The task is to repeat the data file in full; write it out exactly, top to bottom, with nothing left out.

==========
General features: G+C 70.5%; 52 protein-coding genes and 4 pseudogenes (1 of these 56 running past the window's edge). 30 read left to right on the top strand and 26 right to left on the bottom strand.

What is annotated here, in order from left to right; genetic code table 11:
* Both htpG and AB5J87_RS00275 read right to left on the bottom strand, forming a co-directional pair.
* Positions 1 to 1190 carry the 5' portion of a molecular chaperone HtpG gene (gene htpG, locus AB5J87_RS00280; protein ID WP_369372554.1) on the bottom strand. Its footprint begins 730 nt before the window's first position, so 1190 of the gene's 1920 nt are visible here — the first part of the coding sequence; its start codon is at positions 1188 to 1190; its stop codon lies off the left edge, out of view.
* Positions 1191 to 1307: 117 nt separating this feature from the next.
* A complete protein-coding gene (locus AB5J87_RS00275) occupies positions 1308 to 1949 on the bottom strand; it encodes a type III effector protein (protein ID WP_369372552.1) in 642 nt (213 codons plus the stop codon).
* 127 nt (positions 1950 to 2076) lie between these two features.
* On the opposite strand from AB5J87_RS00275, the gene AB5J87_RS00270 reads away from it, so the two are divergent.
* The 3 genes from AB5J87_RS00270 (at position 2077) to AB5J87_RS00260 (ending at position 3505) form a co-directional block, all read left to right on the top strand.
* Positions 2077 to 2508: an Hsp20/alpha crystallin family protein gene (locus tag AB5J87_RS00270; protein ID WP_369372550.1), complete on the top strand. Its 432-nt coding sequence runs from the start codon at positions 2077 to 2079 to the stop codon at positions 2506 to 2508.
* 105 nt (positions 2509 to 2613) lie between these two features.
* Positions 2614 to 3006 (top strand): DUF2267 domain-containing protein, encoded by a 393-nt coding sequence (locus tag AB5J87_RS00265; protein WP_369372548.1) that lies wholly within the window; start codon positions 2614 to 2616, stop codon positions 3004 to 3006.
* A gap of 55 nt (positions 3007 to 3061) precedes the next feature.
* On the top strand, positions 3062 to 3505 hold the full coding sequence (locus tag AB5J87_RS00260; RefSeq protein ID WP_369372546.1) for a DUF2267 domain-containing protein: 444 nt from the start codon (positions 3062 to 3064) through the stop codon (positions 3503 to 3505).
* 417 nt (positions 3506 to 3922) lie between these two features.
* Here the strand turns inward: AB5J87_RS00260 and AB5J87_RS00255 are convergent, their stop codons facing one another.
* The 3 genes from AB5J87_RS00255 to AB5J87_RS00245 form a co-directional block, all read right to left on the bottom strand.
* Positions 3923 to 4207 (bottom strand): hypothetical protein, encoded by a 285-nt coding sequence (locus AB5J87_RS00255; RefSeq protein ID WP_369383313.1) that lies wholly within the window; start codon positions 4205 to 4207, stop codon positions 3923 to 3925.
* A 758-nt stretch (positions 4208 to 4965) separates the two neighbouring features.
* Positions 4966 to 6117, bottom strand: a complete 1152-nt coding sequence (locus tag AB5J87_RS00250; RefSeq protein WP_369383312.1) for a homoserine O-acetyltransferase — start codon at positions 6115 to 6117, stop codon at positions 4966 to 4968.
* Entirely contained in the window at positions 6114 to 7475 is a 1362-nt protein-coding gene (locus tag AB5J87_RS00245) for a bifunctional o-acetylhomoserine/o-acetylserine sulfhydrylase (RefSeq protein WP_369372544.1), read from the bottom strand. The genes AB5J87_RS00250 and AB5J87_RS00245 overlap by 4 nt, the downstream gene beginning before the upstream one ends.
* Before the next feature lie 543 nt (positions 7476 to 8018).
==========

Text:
General features: G+C 70.5%; 52 protein-coding genes and 4 pseudogenes (1 of these 56 running past the window's edge). 30 read left to right on the top strand and 26 right to left on the bottom strand.

What is annotated here, in order from left to right; genetic code table 11:
* Both htpG and AB5J87_RS00275 read right to left on the bottom strand, forming a co-directional pair.
* Positions 1 to 1190 carry the 5' portion of a molecular chaperone HtpG gene (gene htpG, locus AB5J87_RS00280; protein ID WP_369372554.1) on the bottom strand. Its footprint begins 730 nt before the window's first position, so 1190 of the gene's 1920 nt are visible here — the first part of the coding sequence; its start codon is at positions 1188 to 1190; its stop codon lies off the left edge, out of view.
* Positions 1191 to 1307: 117 nt separating this feature from the next.
* A complete protein-coding gene (locus AB5J87_RS00275) occupies positions 1308 to 1949 on the bottom strand; it encodes a type III effector protein (protein ID WP_369372552.1) in 642 nt (213 codons plus the stop codon).
* 127 nt (positions 1950 to 2076) lie between these two features.
* On the opposite strand from AB5J87_RS00275, the gene AB5J87_RS00270 reads away from it, so the two are divergent.
* The 3 genes from AB5J87_RS00270 (at position 2077) to AB5J87_RS00260 (ending at position 3505) form a co-directional block, all read left to right on the top strand.
* Positions 2077 to 2508: an Hsp20/alpha crystallin family protein gene (locus tag AB5J87_RS00270; protein ID WP_369372550.1), complete on the top strand. Its 432-nt coding sequence runs from the start codon at positions 2077 to 2079 to the stop codon at positions 2506 to 2508.
* 105 nt (positions 2509 to 2613) lie between these two features.
* Positions 2614 to 3006 (top strand): DUF2267 domain-containing protein, encoded by a 393-nt coding sequence (locus tag AB5J87_RS00265; protein WP_369372548.1) that lies wholly within the window; start codon positions 2614 to 2616, stop codon positions 3004 to 3006.
* A gap of 55 nt (positions 3007 to 3061) precedes the next feature.
* On the top strand, positions 3062 to 3505 hold the full coding sequence (locus tag AB5J87_RS00260; RefSeq protein ID WP_369372546.1) for a DUF2267 domain-containing protein: 444 nt from the start codon (positions 3062 to 3064) through the stop codon (positions 3503 to 3505).
* 417 nt (positions 3506 to 3922) lie between these two features.
* Here the strand turns inward: AB5J87_RS00260 and AB5J87_RS00255 are convergent, their stop codons facing one another.
* The 3 genes from AB5J87_RS00255 to AB5J87_RS00245 form a co-directional block, all read right to left on the bottom strand.
* Positions 3923 to 4207 (bottom strand): hypothetical protein, encoded by a 285-nt coding sequence (locus AB5J87_RS00255; RefSeq protein ID WP_369383313.1) that lies wholly within the window; start codon positions 4205 to 4207, stop codon positions 3923 to 3925.
* A 758-nt stretch (positions 4208 to 4965) separates the two neighbouring features.
* Positions 4966 to 6117, bottom strand: a complete 1152-nt coding sequence (locus tag AB5J87_RS00250; RefSeq protein WP_369383312.1) for a homoserine O-acetyltransferase — start codon at positions 6115 to 6117, stop codon at positions 4966 to 4968.
* Entirely contained in the window at positions 6114 to 7475 is a 1362-nt protein-coding gene (locus tag AB5J87_RS00245) for a bifunctional o-acetylhomoserine/o-acetylserine sulfhydrylase (RefSeq protein WP_369372544.1), read from the bottom strand. The genes AB5J87_RS00250 and AB5J87_RS00245 overlap by 4 nt, the downstream gene beginning before the upstream one ends.
* Before the next feature lie 543 nt (positions 7476 to 8018).